Being Active

Being active is essential to improving and maintaining our physical and emotional wellbeing. It plays a significant part in improving our quality of life.

Although having any form of disability can present barriers to physical activity, there are a number of organisations that can provide advice and support in helping you find something that works for you.

Why Be Active?

Physical activity (exercise) is an effective intervention for just about every medical condition – it is the closest thing the medical profession has to a panacea and is listed as an evidence based prevention or treatment in 39 UK national guidelines. Being inactive is a significant predictor of cardiovascular disease, type 2 diabetes, obesity, some cancers, poor skeletal health, some aspects of mental health, and overall mortality, as well as poor quality of life.

Men and women of all ages, socioeconomic groups, and ethnicities are healthier if they achieve the public health recommendation of at least 150 min per week of moderate-intensity aerobic physical activity

Being physically active is not just about sport and exercise, it is about using the body we have in the way it was designed – to move often and in ways that exert ourselves regularly and at every opportunity – at work, at home, while travelling an in our leisure time.

Being physically active is not just about weight loss either, being more active is a major contributor to overall physical and mental wellbeing. Positive outcomes of being more active include a sense of purpose and value, a better quality of life, improved sleep, and reduced stress, as well as stronger relationships and social connectedness.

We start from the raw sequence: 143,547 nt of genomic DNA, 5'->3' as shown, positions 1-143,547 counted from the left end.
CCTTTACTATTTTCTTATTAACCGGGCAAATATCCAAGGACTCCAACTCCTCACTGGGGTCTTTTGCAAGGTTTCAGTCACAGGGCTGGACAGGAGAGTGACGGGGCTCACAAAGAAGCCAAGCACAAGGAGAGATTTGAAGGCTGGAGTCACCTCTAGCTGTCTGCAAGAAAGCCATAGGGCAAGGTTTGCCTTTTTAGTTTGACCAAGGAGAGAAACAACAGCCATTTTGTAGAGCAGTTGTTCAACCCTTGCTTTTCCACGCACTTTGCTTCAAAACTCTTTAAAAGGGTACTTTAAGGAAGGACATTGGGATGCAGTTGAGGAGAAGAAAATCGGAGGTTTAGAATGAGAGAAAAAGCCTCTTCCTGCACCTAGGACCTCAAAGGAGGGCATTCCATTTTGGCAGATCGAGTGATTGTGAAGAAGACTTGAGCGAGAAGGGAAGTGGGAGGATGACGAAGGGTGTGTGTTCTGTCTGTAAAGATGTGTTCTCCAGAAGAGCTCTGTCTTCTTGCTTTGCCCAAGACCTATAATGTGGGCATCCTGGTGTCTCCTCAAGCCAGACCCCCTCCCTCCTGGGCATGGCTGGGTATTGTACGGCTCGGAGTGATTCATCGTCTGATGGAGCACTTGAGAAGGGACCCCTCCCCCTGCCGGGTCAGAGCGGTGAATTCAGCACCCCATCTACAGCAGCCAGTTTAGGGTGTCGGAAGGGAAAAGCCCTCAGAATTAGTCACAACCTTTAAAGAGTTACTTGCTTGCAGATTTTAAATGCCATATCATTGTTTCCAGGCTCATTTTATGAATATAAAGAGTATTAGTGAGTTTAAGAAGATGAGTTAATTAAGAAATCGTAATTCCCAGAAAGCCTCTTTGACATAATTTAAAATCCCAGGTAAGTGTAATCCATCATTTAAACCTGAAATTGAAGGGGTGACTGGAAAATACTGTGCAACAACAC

Recognising the Challenges

People with disabilities are much greater risk of the serious health problems associated with physical inactivity. We recognise that there are many barriers that get in the way of starting and maintaining regular physical activity, including

  • Pain
  • Lack of energy
  • self-consciousness about exercising in public
  • the perception that exercise is too difficult
  • lack of accessible exercise equipment
  • unqualified staff who cannot modify or adapt individual and group exercise classes for people with disabilities;
  • programme and equipment costs;
  • discriminatory practices at fitness centres and other recreational venues
Events to help keep fit

The Fit for the Future events are a great way to get together with other beneficiaries to get motivated and try being active in a safe supportive environment. You can use the link below to find out more.

Recommended Exercises
  • Pilates is a popular form of activity for beneficiaries and helps with pain and mobility. We have produced some videos to demonstrate the benefits. Use the button below to find out more.
  • Ramesh Lad has put together a video and description of the exercises he does at his gym to keep active. Click on the “Your Stories” link to watch his regime.

The Trust is keen to develop information and advice to help you become more active and stay as healthy as possible. We will continue to develop this area and are keen to hear your stories and feedback about how you manage to stay active, or the problems you face.


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Fit for the Future

Resources to Get Active

Your Stories